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Three killed in artillery attack on Kachin rebel stronghold

Strike marks latest sign of escalation in northern Myanmar conflict

A civilian injured in an artillery attack in Laiza, Kachin state, which killed three people (photo by Min Htay) A civilian injured in an artillery attack in Laiza, Kachin state, which killed three people (photo by Min Htay)
  • John Zaw, Mandalay
  • Myanmar
  • January 14, 2013
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Artillery fire by government forces killed three civilians and injured four others today in Laiza, the main stronghold of the ethnic minority Kachin insurgency, the rebels said.

The deaths were the first reported in this town on the Chinese border since a long-term ceasefire ended in mid-2011.

Kachin Independence Army (KIA) spokesman La Nan said the Myanmar army initiated dawn strikes prompting many civilians to flee the area, the latest sign that the war is escalating following a series of government air strikes in nearby Mansi township, a key insurgent position.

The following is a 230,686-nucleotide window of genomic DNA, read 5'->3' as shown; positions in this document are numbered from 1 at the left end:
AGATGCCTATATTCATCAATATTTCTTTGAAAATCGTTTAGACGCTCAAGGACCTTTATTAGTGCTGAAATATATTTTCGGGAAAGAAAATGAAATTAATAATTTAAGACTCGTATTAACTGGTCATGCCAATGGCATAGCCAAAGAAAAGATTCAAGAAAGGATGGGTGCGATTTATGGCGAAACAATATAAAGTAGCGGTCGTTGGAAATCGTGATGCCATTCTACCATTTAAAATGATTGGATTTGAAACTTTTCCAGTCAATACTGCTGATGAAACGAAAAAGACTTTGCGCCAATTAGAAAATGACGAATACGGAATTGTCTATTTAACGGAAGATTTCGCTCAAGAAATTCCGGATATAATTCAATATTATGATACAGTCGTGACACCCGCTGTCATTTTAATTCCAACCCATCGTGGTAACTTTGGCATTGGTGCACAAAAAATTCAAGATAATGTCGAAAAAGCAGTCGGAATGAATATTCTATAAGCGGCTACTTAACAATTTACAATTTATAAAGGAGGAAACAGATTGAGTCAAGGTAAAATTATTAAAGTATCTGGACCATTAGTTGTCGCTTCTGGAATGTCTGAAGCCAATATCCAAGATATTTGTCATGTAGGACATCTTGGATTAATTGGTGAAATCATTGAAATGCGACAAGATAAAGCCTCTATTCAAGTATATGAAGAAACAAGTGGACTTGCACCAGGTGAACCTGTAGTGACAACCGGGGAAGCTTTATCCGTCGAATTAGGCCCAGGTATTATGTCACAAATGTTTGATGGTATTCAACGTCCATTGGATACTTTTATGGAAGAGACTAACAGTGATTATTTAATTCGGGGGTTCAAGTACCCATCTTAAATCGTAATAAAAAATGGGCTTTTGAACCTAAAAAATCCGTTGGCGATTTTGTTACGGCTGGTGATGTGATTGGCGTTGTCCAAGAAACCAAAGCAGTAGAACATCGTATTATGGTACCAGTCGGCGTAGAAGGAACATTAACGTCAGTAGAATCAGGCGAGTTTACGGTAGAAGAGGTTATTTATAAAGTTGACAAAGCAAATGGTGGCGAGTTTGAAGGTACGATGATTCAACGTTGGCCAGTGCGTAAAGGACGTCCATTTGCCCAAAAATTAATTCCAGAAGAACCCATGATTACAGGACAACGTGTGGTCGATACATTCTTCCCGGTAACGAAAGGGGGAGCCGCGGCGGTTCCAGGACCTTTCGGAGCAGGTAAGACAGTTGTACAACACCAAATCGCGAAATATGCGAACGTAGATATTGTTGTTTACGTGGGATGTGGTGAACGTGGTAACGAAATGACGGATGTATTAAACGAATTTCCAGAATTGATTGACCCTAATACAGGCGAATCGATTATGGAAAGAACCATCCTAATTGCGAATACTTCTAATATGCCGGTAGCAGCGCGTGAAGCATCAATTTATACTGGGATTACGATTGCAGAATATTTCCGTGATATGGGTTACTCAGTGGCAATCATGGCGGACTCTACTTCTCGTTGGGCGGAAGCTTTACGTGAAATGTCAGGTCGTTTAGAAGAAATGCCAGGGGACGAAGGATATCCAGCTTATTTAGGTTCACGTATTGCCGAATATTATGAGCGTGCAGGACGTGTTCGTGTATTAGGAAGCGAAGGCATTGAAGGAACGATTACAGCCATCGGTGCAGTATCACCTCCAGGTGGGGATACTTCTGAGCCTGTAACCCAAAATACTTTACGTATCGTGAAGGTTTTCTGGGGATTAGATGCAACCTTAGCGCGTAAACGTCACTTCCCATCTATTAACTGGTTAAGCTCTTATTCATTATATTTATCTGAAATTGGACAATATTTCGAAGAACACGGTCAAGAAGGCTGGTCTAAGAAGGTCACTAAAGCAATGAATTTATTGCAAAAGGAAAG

Father Nanzing of Kachin state’s Banmaw diocese who is currently in Laiza helping with a relief effort said the situation in the town is the worst it has been since fighting resumed in 2011.

About 80 families living in the vicinity of today’s mortar strikes have fled to a Catholic church compound in Laiza as other people also took shelter in a Baptist church in what is a heavily Christian region of Myanmar.

“The Church is preparing to build further temporary shelter for more people as this is an emergency situation here in Laiza town,” said Fr Nanzing.

More than 12,000 people displaced by the recent escalation in the fighting have taken refuge in five camps in Laiza, which had been considered a safe haven with the conflict mostly taking place in remote jungle areas in Kachin state.

On Friday evening, the rebels claimed to have shot down an army helicopter but state media later reported the Mi-35 gunship suffered engine failure with three soldiers reportedly killed.

The Myanmar government has come under pressure to end the Kachin conflict as peace talks have progressed with other ethnic minority groups on the periphery of the country.

“If military forces stop their attacks all these difficulties and challenges will be solved,” said Khon Ja, a Kachin peace activist.

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